According to the U.S. military, there are 19,000 rapes and sexual assaults each year in the armed forces—most of them unreported—with hardly any cases ending in convictions or even in prosecution. According to the Department of Defense’s own data, 85 percent of victims do not report the crime, mostly out of fear that no one will believe them, or that they’ll suffer retaliation (as many victims say they endure after they report assaults.) As Protect Our Defenders, a human-rights organization dedicated to survivors of military sexual assault, has stated, most cases aren’t prosecuted because of fear of retaliation, and only 2,500 victims reported attacks in 2011. (The numbers for last year will be out at the end of this month.)
Now, U.S. legislators are renewing the push to change those dismal statistics. On Wednesday, Rep. Jackie Speier (D-California), Rep. Walter Jones (R-North Caroliana), and Rep. Bruce Braley (D-Iowa) held a press conference to reintroduce bipartisan legislation—backed by 83 co-sponsors—for the Sexual Assault Training Oversight and Prevention Act (STOP), which would create an independent office for reporting, investigating, and adjudicating military-sexual-assault cases outside of the normal chain of command. Their goal is to reform the Uniform Code of Military Justice (UCMJ) by involving civilian oversight.
The timing comes on the heels of the ongoing scandals at Lackland Air Force Base and Aviano Air Base in Italy. At Aviano, Lt. Gen. Craig Franklin overturned the sexual-assault conviction of fellow fighter pilot, Lt. Col. James Wilkerson, who had been sentenced to a year in prison and dismissed from the armed forces by a jury of senior officers. Franklin, acting within his authority, overruled the jury verdict and freed Wilkerson, reinstating him back into the Air Force. Nancy Parrish, president of Protect Our Defenders, said, “The military process is essentially equivalent to allowing a mayor, governor, or the president to decide whether or not to charge and prosecute the accused, carefully select a jury, then lessen a sentence or override the outcome if the result is not what they desire.”
The DOD is taking military sexual trauma (MST) seriously, and progress has been made. Earlier this month on April 5, it was announced that victims of sexual assault who have sought counseling will no longer have to report that fact when undergoing a background check for access to classified information. “We want to encourage individuals to get the help that they may need,” announced Charles Sowell, the assistant director for special security at the Office of the Director of National Intelligence, in a briefing. “What we understood through communications with DOD and several congressional members was that victims of sexual assault, some number of them, were not seeking mental-health counseling because they were concerned they might [lose] their security clearances.”
Jennifer Norris, a rape survivor during her time in the Air Force, was ecstatic to hear about the change. When it was time to renew her security clearance, she had to answer “yes” on question 21, about whether she’d received counseling for her sexual trauma. That response ultimately ended her military career. During a recent phone conversation, she explained what had happened: “At first I got a phone call from investigators that they needed me to sign a release so they could have access to my records at the VA, where I was receiving counseling. My initial reaction was to say ‘yes’ because I didn’t have anything to hide. Over the next few days I started feeling very uneasy about people reading those records. Rape is a very personal thing, and I didn’t want those conversations available to people I didn’t know.” Norris continued, “I found out that I could rescind my decision and once I did that, I lost my clearance for not complying.”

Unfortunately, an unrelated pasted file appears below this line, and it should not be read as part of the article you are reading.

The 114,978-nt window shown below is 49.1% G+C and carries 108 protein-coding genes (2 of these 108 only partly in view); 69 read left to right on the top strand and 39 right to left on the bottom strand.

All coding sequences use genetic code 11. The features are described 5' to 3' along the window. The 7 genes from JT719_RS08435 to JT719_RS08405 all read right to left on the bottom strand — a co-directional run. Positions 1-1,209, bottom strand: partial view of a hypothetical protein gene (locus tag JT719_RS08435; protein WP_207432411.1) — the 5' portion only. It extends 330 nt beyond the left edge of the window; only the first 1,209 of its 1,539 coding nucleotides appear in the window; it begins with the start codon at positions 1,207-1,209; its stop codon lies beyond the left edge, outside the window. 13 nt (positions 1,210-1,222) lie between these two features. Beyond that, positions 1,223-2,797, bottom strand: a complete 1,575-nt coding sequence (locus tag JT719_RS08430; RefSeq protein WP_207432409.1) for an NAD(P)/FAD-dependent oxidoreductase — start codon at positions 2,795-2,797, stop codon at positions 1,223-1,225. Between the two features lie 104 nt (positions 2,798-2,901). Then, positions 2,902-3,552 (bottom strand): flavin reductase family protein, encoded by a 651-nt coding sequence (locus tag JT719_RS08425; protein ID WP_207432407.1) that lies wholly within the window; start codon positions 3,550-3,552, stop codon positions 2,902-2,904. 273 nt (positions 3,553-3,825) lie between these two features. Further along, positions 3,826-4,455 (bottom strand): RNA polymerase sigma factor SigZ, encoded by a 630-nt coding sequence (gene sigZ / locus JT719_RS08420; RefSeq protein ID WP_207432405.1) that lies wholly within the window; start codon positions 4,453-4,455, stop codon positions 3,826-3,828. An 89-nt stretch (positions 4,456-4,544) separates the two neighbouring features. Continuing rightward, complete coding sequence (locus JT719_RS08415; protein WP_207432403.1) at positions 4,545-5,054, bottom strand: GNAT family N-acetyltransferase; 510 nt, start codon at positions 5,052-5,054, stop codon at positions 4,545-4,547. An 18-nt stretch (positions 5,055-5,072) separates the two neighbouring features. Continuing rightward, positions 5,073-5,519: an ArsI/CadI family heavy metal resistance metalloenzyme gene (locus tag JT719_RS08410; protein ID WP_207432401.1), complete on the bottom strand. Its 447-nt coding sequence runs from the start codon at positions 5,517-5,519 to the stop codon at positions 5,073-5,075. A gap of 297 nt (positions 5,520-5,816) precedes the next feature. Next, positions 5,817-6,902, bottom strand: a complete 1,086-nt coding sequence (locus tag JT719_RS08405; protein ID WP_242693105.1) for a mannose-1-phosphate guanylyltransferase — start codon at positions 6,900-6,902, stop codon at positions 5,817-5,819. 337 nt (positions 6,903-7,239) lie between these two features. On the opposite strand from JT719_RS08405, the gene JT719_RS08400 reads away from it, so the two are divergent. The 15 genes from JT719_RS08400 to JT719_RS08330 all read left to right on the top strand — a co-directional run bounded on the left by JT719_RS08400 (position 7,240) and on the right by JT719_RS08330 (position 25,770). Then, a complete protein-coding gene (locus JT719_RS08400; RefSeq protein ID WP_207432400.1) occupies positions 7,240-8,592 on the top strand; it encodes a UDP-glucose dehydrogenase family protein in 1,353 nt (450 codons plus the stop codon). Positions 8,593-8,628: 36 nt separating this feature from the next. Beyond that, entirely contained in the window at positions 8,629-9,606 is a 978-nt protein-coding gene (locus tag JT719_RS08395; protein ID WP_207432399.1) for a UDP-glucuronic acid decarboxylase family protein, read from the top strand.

Rear Admiral Dixon Smith, commander of the Navy’s southwest region, who is in charge of 10 Navy installations in a six-state area, is very concerned about sexual assaults in his ranks. In a meeting he arranged to pull together a group of San Diego leaders, Admiral Smith expressed the need to raise civilian awareness, hoping to learn from large civilian organizations and businesses that face similar challenges in creating workplaces intolerant of sexual harassment. Listening to him talk and engaging in conversation with him, I felt his passion and deep concern for what he calls, “one of the most significant near-term challenges to our sailors’ ability to be ready … sexual assault, a crime that happens to about two sailors every day.” He went on to say, “Sexual assault creates an unsafe workplace and degrades the readiness of our ships and squadrons.”
The Navy is putting an emphasis on how to deter and prevent MST, and have also put in place new requirements for reporting and adjudicating sexual-assault cases, including review and assessment by the first flag officer in the victim’s chain of command. Their assessments find that most sexual assaults involve junior sailors; that alcohol is often a contributor; and that assaults occur frequently in Navy settings such as barracks, on board ships, or at command-related events. In a new pilot program, they are placing “resident advisors” in barracks—not unlike college dormitories—and increasing the frequency of senior-leader visits to junior sailor housing and gathering places.
Although it is too early to tell, it is unclear whether the recent progressive changes will make an impact. The question that remains unanswered is whether or not MST cases and violent crimes need to be taken out of the chain of command and require some outside civilian involvement. Perhaps we need to look at some of our allies, including England and Canada, both of which have instituted fundamental reforms to provide an independent legal system for their servicemembers. Regardless of the outcome, emphasis on prevention and education needs to continually be a primary focus.